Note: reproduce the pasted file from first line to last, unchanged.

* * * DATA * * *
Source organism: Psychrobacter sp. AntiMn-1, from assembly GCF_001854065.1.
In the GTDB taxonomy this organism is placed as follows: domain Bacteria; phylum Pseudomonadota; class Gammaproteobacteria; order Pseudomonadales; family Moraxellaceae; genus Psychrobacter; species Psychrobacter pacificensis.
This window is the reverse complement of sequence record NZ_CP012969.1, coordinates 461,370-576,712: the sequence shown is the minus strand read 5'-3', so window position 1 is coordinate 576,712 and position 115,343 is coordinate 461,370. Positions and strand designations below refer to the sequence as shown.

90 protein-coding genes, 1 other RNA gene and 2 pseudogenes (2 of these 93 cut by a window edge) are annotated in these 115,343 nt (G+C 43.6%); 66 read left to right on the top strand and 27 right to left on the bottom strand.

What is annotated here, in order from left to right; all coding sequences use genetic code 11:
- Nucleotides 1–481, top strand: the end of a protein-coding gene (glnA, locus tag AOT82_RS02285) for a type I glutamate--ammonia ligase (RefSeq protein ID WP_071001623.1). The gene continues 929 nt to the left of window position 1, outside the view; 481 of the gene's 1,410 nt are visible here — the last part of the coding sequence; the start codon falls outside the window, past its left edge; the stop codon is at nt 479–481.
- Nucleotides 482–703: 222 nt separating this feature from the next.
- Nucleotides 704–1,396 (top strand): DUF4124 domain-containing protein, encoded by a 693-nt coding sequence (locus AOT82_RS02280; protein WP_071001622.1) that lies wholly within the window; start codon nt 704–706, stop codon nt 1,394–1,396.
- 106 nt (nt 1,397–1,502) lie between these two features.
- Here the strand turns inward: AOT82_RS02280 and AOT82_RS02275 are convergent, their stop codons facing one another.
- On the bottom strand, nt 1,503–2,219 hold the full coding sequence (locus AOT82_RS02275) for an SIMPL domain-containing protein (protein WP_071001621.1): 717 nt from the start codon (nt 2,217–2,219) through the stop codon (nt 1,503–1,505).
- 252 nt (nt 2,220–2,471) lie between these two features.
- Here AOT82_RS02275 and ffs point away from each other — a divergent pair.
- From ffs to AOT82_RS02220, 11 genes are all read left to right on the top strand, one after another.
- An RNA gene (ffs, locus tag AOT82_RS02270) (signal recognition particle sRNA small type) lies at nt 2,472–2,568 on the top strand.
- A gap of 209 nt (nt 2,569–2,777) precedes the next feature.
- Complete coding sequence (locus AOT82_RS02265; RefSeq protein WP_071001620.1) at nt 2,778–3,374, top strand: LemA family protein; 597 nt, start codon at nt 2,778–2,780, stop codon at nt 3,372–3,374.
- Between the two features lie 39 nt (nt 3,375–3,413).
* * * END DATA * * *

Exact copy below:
Source organism: Psychrobacter sp. AntiMn-1, from assembly GCF_001854065.1.
In the GTDB taxonomy this organism is placed as follows: domain Bacteria; phylum Pseudomonadota; class Gammaproteobacteria; order Pseudomonadales; family Moraxellaceae; genus Psychrobacter; species Psychrobacter pacificensis.
This window is the reverse complement of sequence record NZ_CP012969.1, coordinates 461,370-576,712: the sequence shown is the minus strand read 5'-3', so window position 1 is coordinate 576,712 and position 115,343 is coordinate 461,370. Positions and strand designations below refer to the sequence as shown.

90 protein-coding genes, 1 other RNA gene and 2 pseudogenes (2 of these 93 cut by a window edge) are annotated in these 115,343 nt (G+C 43.6%); 66 read left to right on the top strand and 27 right to left on the bottom strand.

What is annotated here, in order from left to right; all coding sequences use genetic code 11:
- Nucleotides 1–481, top strand: the end of a protein-coding gene (glnA, locus tag AOT82_RS02285) for a type I glutamate--ammonia ligase (RefSeq protein ID WP_071001623.1). The gene continues 929 nt to the left of window position 1, outside the view; 481 of the gene's 1,410 nt are visible here — the last part of the coding sequence; the start codon falls outside the window, past its left edge; the stop codon is at nt 479–481.
- Nucleotides 482–703: 222 nt separating this feature from the next.
- Nucleotides 704–1,396 (top strand): DUF4124 domain-containing protein, encoded by a 693-nt coding sequence (locus AOT82_RS02280; protein WP_071001622.1) that lies wholly within the window; start codon nt 704–706, stop codon nt 1,394–1,396.
- 106 nt (nt 1,397–1,502) lie between these two features.
- Here the strand turns inward: AOT82_RS02280 and AOT82_RS02275 are convergent, their stop codons facing one another.
- On the bottom strand, nt 1,503–2,219 hold the full coding sequence (locus AOT82_RS02275) for an SIMPL domain-containing protein (protein WP_071001621.1): 717 nt from the start codon (nt 2,217–2,219) through the stop codon (nt 1,503–1,505).
- 252 nt (nt 2,220–2,471) lie between these two features.
- Here AOT82_RS02275 and ffs point away from each other — a divergent pair.
- From ffs to AOT82_RS02220, 11 genes are all read left to right on the top strand, one after another.
- An RNA gene (ffs, locus tag AOT82_RS02270) (signal recognition particle sRNA small type) lies at nt 2,472–2,568 on the top strand.
- A gap of 209 nt (nt 2,569–2,777) precedes the next feature.
- Complete coding sequence (locus AOT82_RS02265; RefSeq protein WP_071001620.1) at nt 2,778–3,374, top strand: LemA family protein; 597 nt, start codon at nt 2,778–2,780, stop codon at nt 3,372–3,374.
- Between the two features lie 39 nt (nt 3,375–3,413).